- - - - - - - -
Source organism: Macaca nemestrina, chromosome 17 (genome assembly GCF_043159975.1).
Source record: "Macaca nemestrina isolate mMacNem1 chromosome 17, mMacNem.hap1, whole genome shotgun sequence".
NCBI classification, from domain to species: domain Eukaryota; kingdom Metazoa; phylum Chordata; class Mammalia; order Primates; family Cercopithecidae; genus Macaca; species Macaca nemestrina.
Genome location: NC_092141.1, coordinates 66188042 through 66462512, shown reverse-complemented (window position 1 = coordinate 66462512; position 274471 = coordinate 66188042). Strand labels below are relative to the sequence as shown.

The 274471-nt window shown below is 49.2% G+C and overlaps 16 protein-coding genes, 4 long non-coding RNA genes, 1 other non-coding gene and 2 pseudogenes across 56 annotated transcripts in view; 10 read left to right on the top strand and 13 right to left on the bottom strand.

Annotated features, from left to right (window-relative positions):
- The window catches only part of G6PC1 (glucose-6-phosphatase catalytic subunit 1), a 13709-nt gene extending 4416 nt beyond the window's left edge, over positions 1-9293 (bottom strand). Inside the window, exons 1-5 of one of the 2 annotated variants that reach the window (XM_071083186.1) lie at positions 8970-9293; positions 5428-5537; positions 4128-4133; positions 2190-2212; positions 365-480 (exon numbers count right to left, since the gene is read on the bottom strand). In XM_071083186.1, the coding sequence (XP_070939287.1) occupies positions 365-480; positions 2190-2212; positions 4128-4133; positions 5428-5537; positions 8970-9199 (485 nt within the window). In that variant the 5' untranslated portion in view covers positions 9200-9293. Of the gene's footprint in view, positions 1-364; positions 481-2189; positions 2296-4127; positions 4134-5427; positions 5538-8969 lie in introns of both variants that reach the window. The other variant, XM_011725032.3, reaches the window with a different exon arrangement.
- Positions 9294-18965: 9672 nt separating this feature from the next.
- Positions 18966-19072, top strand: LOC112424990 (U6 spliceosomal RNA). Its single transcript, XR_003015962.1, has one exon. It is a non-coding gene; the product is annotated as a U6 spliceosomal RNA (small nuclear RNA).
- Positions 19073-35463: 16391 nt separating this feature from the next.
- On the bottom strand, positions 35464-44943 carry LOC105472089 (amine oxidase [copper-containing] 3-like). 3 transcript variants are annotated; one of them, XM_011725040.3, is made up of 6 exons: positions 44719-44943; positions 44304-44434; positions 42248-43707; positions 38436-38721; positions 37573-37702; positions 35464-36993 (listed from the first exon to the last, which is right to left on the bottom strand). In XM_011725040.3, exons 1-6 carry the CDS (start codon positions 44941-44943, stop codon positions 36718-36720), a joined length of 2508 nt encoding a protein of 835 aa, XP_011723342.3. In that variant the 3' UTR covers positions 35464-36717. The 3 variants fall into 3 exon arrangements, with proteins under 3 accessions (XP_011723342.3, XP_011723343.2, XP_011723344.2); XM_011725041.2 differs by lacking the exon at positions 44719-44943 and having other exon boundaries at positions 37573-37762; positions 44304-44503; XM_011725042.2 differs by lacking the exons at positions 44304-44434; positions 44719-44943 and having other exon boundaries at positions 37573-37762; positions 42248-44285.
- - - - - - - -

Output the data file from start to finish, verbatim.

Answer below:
Source organism: Macaca nemestrina, chromosome 17 (genome assembly GCF_043159975.1).
Source record: "Macaca nemestrina isolate mMacNem1 chromosome 17, mMacNem.hap1, whole genome shotgun sequence".
NCBI classification, from domain to species: domain Eukaryota; kingdom Metazoa; phylum Chordata; class Mammalia; order Primates; family Cercopithecidae; genus Macaca; species Macaca nemestrina.
Genome location: NC_092141.1, coordinates 66188042 through 66462512, shown reverse-complemented (window position 1 = coordinate 66462512; position 274471 = coordinate 66188042). Strand labels below are relative to the sequence as shown.

The 274471-nt window shown below is 49.2% G+C and overlaps 16 protein-coding genes, 4 long non-coding RNA genes, 1 other non-coding gene and 2 pseudogenes across 56 annotated transcripts in view; 10 read left to right on the top strand and 13 right to left on the bottom strand.

Annotated features, from left to right (window-relative positions):
- The window catches only part of G6PC1 (glucose-6-phosphatase catalytic subunit 1), a 13709-nt gene extending 4416 nt beyond the window's left edge, over positions 1-9293 (bottom strand). Inside the window, exons 1-5 of one of the 2 annotated variants that reach the window (XM_071083186.1) lie at positions 8970-9293; positions 5428-5537; positions 4128-4133; positions 2190-2212; positions 365-480 (exon numbers count right to left, since the gene is read on the bottom strand). In XM_071083186.1, the coding sequence (XP_070939287.1) occupies positions 365-480; positions 2190-2212; positions 4128-4133; positions 5428-5537; positions 8970-9199 (485 nt within the window). In that variant the 5' untranslated portion in view covers positions 9200-9293. Of the gene's footprint in view, positions 1-364; positions 481-2189; positions 2296-4127; positions 4134-5427; positions 5538-8969 lie in introns of both variants that reach the window. The other variant, XM_011725032.3, reaches the window with a different exon arrangement.
- Positions 9294-18965: 9672 nt separating this feature from the next.
- Positions 18966-19072, top strand: LOC112424990 (U6 spliceosomal RNA). Its single transcript, XR_003015962.1, has one exon. It is a non-coding gene; the product is annotated as a U6 spliceosomal RNA (small nuclear RNA).
- Positions 19073-35463: 16391 nt separating this feature from the next.
- On the bottom strand, positions 35464-44943 carry LOC105472089 (amine oxidase [copper-containing] 3-like). 3 transcript variants are annotated; one of them, XM_011725040.3, is made up of 6 exons: positions 44719-44943; positions 44304-44434; positions 42248-43707; positions 38436-38721; positions 37573-37702; positions 35464-36993 (listed from the first exon to the last, which is right to left on the bottom strand). In XM_011725040.3, exons 1-6 carry the CDS (start codon positions 44941-44943, stop codon positions 36718-36720), a joined length of 2508 nt encoding a protein of 835 aa, XP_011723342.3. In that variant the 3' UTR covers positions 35464-36717. The 3 variants fall into 3 exon arrangements, with proteins under 3 accessions (XP_011723342.3, XP_011723343.2, XP_011723344.2); XM_011725041.2 differs by lacking the exon at positions 44719-44943 and having other exon boundaries at positions 37573-37762; positions 44304-44503; XM_011725042.2 differs by lacking the exons at positions 44304-44434; positions 44719-44943 and having other exon boundaries at positions 37573-37762; positions 42248-44285.